Minsk sends a reciprocal goodwill gesture to the West
Belarusian authorities have used a relatively mild assessment of the parliamentary campaign by the OSCE observers to demonstrate their willingness to continue exchanging reciprocal concessions. But the major political prisoners remain in prison.
On September 26th and 27th political prisoners Sergei Kovalenko and Paul Syromolotov were released.
The release of two political prisoners is definitely a reaction to the OSCE/ODIHR election observation mission’s assessment of the parliamentary elections. This assessment was less harsh than the previous, and the authorities made a reciprocal good will gesture. Most likely, the new Foreign Minister Vladimir Makey coordinated this initiative - he personally met on September 24th with the OSCE/ODIHR election observation mission Mr. Milososki.
Clearly the authorities were waiting for the West’s reaction to the elections, as both Kovalenko and Syromolotov had written pardon requests in June 2012 and as a rule such requests are considered within one month. Both former prisoners were not involved in the most resonant political case, i.e. the mass demonstrations on December 19th, 2010. Major political prisoners, including former presidential candidate Nikolai Statkevich, remain in prison.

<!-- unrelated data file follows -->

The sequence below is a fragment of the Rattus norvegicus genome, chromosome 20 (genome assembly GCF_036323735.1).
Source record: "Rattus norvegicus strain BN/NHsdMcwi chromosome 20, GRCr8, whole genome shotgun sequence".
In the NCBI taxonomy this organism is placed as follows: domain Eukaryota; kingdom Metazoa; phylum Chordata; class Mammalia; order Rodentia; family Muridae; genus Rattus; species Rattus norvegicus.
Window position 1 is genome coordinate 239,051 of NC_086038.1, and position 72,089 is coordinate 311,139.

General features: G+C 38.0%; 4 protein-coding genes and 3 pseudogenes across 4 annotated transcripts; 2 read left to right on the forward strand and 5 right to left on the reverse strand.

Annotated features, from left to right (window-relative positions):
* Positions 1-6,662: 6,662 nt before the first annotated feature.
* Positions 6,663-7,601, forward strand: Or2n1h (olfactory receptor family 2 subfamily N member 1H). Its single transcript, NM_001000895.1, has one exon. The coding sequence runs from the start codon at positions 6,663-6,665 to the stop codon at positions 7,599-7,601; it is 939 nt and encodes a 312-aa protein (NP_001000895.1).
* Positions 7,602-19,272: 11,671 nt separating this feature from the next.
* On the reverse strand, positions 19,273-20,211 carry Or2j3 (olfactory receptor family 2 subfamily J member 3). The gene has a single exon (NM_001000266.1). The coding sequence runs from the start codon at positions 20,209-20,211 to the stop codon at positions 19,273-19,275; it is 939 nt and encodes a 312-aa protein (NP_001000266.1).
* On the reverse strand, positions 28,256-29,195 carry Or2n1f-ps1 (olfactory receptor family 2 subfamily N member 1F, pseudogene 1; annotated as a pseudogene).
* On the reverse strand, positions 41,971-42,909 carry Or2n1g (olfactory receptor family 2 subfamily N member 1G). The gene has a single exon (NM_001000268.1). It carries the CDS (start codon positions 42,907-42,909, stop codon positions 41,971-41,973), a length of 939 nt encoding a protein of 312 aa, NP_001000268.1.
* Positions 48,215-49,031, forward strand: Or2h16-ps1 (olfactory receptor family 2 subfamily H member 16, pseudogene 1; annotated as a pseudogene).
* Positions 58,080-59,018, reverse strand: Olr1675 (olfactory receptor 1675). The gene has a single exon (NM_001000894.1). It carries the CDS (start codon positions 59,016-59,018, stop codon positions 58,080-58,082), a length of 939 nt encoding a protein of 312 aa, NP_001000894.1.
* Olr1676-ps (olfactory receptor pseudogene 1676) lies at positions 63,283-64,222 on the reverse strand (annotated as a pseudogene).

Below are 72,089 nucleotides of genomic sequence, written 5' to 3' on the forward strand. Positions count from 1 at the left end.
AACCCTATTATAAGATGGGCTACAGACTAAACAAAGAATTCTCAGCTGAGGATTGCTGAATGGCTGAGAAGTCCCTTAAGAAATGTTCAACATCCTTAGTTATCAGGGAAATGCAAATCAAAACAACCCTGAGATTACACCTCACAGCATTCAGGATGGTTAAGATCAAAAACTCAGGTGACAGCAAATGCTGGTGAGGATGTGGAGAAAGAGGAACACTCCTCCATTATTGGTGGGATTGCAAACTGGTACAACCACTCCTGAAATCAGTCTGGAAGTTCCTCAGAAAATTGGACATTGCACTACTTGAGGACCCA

As noted earlier, Minsk is not going to fulfill the conditions set by the West for the release (and rehabilitation) of political prisoners, but the authorities are considering the opportunities for a thaw in relations. The Belarusian authorities are pleased with the positive signal sent through the OSCE observation mission and they are prepared to respond, but they will continue fulfilling the conditions only in return for further concessions.
Most likely, the authorities’ next move will be an attempt to resume negotiations with the International Monetary Fund, in particular, against the backdrop of the deteriorating financial situation in the country. Previously the National Bank Chairman Mrs. Ermakova talked about it. Further releases of political prisoners will imply that the authorities have received a positive signal in terms of cooperation with the IMF.
According to Belstat, in August 7,600 people were dismissed, including 4,800 civil servants. Dismissals of civil servants were due to the optimisation in the public administration by up to 30%. Some civil servants would retain their job however would lose the status of a civil servant. Vacancies on the labour market are likely to reduce in number, thanks to the optimisation, the state administration would increase wages for public servants. The payroll fund for retained employees is likely to increase and some former state employees are likely to get jobs in affiliated organizations. The optimisation of the state apparatus should complete by January 1st, 2018, and some former civil servants are likely to join the ranks of the unemployed.